, Volume 173, Issue 2, pp 203-213

Phenological patterns among plant life-forms in a subtropical forest in southern Brazil

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Abstract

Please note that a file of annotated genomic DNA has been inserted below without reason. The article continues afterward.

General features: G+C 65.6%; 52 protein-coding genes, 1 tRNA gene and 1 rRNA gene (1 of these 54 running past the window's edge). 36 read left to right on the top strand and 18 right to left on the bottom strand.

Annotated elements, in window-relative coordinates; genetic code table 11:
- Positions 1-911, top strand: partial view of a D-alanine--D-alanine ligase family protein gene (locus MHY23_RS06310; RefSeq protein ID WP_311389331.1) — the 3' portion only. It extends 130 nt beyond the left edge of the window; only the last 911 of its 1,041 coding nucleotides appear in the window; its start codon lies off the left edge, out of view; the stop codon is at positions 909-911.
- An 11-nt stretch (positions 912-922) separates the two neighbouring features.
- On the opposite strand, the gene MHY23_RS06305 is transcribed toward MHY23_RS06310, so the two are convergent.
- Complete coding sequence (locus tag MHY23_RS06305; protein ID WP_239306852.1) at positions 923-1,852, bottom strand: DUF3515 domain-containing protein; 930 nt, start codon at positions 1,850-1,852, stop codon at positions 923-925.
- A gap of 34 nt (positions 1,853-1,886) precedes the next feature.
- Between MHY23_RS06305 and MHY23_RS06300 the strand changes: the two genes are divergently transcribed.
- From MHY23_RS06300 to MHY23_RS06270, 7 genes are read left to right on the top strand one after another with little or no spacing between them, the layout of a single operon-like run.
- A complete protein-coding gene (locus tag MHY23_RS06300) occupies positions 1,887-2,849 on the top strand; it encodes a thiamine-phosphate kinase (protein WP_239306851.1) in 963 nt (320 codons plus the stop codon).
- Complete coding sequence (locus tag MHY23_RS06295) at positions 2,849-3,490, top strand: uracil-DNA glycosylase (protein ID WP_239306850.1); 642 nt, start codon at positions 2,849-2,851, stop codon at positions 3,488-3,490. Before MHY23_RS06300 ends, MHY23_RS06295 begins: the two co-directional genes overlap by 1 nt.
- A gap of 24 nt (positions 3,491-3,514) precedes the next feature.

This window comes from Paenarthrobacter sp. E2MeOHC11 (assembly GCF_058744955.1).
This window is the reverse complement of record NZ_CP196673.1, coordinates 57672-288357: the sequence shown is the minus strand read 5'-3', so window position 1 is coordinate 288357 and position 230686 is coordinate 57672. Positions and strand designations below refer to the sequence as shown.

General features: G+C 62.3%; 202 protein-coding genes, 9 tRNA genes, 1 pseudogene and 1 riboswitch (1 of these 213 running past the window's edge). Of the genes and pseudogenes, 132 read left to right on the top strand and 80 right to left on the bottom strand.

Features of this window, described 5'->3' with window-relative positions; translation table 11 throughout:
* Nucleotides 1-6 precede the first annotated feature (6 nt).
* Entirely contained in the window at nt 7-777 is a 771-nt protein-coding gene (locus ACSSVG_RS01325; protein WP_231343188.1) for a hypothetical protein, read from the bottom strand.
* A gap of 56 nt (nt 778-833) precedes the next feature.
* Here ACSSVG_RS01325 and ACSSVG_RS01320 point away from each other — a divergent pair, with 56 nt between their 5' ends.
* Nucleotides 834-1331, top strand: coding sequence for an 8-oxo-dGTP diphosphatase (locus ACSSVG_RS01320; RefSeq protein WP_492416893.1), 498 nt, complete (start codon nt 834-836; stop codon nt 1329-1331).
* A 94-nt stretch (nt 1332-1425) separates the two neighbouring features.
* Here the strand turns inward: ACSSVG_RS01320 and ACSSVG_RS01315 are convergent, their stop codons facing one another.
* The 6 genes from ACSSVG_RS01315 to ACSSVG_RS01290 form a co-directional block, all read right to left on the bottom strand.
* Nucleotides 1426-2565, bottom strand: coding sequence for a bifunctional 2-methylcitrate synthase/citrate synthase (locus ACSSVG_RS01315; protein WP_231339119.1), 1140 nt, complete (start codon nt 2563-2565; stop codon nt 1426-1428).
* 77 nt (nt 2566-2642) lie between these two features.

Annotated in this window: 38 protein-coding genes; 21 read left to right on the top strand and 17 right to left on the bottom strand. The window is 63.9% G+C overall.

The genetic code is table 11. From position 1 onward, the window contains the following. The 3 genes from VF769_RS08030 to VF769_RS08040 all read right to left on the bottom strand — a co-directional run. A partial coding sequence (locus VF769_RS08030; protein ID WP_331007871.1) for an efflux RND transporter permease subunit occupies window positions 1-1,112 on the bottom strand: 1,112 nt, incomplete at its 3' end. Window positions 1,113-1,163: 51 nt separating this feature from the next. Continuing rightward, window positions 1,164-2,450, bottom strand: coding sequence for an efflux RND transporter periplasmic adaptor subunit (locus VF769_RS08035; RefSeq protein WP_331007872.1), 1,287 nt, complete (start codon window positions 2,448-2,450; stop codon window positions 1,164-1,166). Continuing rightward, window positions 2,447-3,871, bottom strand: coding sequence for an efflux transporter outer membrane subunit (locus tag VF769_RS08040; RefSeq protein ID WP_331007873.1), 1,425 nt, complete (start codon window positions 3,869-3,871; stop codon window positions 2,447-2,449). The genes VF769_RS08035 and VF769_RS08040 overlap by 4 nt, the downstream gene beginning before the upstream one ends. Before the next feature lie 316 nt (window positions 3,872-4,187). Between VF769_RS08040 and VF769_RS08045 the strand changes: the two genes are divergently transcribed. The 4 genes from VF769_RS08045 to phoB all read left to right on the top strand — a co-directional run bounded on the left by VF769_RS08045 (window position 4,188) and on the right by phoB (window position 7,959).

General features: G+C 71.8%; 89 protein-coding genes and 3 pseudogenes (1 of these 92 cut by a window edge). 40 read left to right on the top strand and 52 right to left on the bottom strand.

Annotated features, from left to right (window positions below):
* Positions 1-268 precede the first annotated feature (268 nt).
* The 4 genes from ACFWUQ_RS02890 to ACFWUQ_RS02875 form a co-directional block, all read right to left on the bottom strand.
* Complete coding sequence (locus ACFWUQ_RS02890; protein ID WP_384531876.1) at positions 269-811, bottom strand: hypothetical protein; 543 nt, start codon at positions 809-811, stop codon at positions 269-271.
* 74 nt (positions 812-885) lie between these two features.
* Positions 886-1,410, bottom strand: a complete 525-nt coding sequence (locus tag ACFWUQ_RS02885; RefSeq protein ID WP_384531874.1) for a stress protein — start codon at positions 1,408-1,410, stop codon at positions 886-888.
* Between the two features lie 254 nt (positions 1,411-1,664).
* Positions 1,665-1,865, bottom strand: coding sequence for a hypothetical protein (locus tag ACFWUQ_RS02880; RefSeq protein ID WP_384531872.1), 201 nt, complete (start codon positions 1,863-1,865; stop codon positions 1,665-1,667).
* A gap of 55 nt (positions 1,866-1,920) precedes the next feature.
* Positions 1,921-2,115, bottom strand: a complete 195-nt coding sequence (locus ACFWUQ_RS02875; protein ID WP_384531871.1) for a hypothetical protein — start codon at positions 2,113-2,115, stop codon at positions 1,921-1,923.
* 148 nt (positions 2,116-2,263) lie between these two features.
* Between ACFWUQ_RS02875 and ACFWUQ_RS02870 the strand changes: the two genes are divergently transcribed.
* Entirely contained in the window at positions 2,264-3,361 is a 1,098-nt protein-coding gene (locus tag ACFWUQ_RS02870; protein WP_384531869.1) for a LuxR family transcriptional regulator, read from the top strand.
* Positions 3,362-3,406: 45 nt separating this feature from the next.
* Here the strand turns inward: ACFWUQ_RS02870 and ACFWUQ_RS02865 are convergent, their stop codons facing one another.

Phenological patterns in tropical plants usually are associated with the clear seasonality of rainfall associated with very different wet and dry seasons. In southern Brazil, in a subtropical forest with no pronounced dry season (average annual precipitation = 1389 mm, minimum monthly average c. 75 mm), plant phenology was studied to test for patterns (periodicity), to examine how phenological patterns vary among life-forms, and to test whether phenological cycles are associated with climatic variables. Thirty-seven plant species in four life-forms (trees, shrubs, lianas and epiphytes) were studied for 2 yr (1996-98) in an Araucaria forest remnant in southern Brazil, in the state of Paraná. Correlation and multiple regression methods established relationships between phenology and climate in terms of daylength, temperature and rainfall. In this Araucaria forest, plants showed seasonality in most life-forms and phenological phases. Leaf-fall, with its peak during the drier months (April to July), was the most seasonal. Flushing and flowering occurred during the wetter months (September to December), while fruiting occurred all year long. Phenologies varied among life-forms, and were strongly associated with daylength or temperature of preceding months, suggesting that plants receive their phenological cues well in advance of their phenological response. Phenologies in this Araucaria forest appear to be associated with the most predictable and highly correlated of the climatic variables, daylength and temperature and least so with rainfall, which is unpredictable.